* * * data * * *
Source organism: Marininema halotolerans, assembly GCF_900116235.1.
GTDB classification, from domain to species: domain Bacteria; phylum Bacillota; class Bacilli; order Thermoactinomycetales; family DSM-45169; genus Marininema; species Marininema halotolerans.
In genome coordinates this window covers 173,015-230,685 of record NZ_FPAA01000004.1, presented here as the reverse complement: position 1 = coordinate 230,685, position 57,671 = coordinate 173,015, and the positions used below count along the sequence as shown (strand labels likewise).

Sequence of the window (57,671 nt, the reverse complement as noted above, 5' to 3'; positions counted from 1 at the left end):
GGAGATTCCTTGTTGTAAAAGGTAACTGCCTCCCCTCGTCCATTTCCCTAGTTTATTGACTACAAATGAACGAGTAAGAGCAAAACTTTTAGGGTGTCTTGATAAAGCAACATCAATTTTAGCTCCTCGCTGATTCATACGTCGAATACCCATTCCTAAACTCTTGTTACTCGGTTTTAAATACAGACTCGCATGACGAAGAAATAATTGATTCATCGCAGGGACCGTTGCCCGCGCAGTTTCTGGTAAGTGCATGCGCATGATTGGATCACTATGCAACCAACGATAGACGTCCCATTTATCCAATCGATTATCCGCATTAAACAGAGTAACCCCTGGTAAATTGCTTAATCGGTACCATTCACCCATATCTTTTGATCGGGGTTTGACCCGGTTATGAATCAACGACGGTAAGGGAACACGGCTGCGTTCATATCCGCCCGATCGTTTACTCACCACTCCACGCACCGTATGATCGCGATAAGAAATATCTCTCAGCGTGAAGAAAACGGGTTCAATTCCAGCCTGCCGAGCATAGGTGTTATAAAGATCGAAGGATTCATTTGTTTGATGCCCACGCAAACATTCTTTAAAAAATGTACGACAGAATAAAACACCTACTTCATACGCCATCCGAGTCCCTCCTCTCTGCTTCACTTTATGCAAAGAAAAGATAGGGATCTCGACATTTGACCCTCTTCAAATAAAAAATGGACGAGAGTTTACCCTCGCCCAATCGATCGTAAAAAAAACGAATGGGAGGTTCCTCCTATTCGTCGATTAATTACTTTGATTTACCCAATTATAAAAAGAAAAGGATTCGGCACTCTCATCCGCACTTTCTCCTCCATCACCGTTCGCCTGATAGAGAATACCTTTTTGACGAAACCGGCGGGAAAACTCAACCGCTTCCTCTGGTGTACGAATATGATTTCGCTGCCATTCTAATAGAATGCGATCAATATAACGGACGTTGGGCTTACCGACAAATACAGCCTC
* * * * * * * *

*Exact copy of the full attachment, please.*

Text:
Source organism: Marininema halotolerans, assembly GCF_900116235.1.
GTDB classification, from domain to species: domain Bacteria; phylum Bacillota; class Bacilli; order Thermoactinomycetales; family DSM-45169; genus Marininema; species Marininema halotolerans.
In genome coordinates this window covers 173,015-230,685 of record NZ_FPAA01000004.1, presented here as the reverse complement: position 1 = coordinate 230,685, position 57,671 = coordinate 173,015, and the positions used below count along the sequence as shown (strand labels likewise).

Sequence of the window (57,671 nt, the reverse complement as noted above, 5' to 3'; positions counted from 1 at the left end):
GGAGATTCCTTGTTGTAAAAGGTAACTGCCTCCCCTCGTCCATTTCCCTAGTTTATTGACTACAAATGAACGAGTAAGAGCAAAACTTTTAGGGTGTCTTGATAAAGCAACATCAATTTTAGCTCCTCGCTGATTCATACGTCGAATACCCATTCCTAAACTCTTGTTACTCGGTTTTAAATACAGACTCGCATGACGAAGAAATAATTGATTCATCGCAGGGACCGTTGCCCGCGCAGTTTCTGGTAAGTGCATGCGCATGATTGGATCACTATGCAACCAACGATAGACGTCCCATTTATCCAATCGATTATCCGCATTAAACAGAGTAACCCCTGGTAAATTGCTTAATCGGTACCATTCACCCATATCTTTTGATCGGGGTTTGACCCGGTTATGAATCAACGACGGTAAGGGAACACGGCTGCGTTCATATCCGCCCGATCGTTTACTCACCACTCCACGCACCGTATGATCGCGATAAGAAATATCTCTCAGCGTGAAGAAAACGGGTTCAATTCCAGCCTGCCGAGCATAGGTGTTATAAAGATCGAAGGATTCATTTGTTTGATGCCCACGCAAACATTCTTTAAAAAATGTACGACAGAATAAAACACCTACTTCATACGCCATCCGAGTCCCTCCTCTCTGCTTCACTTTATGCAAAGAAAAGATAGGGATCTCGACATTTGACCCTCTTCAAATAAAAAATGGACGAGAGTTTACCCTCGCCCAATCGATCGTAAAAAAAACGAATGGGAGGTTCCTCCTATTCGTCGATTAATTACTTTGATTTACCCAATTATAAAAAGAAAAGGATTCGGCACTCTCATCCGCACTTTCTCCTCCATCACCGTTCGCCTGATAGAGAATACCTTTTTGACGAAACCGGCGGGAAAACTCAACCGCTTCCTCTGGTGTACGAATATGATTTCGCTGCCATTCTAATAGAATGCGATCAATATAACGGACGTTGGGCTTACCGACAAATACAGCCTC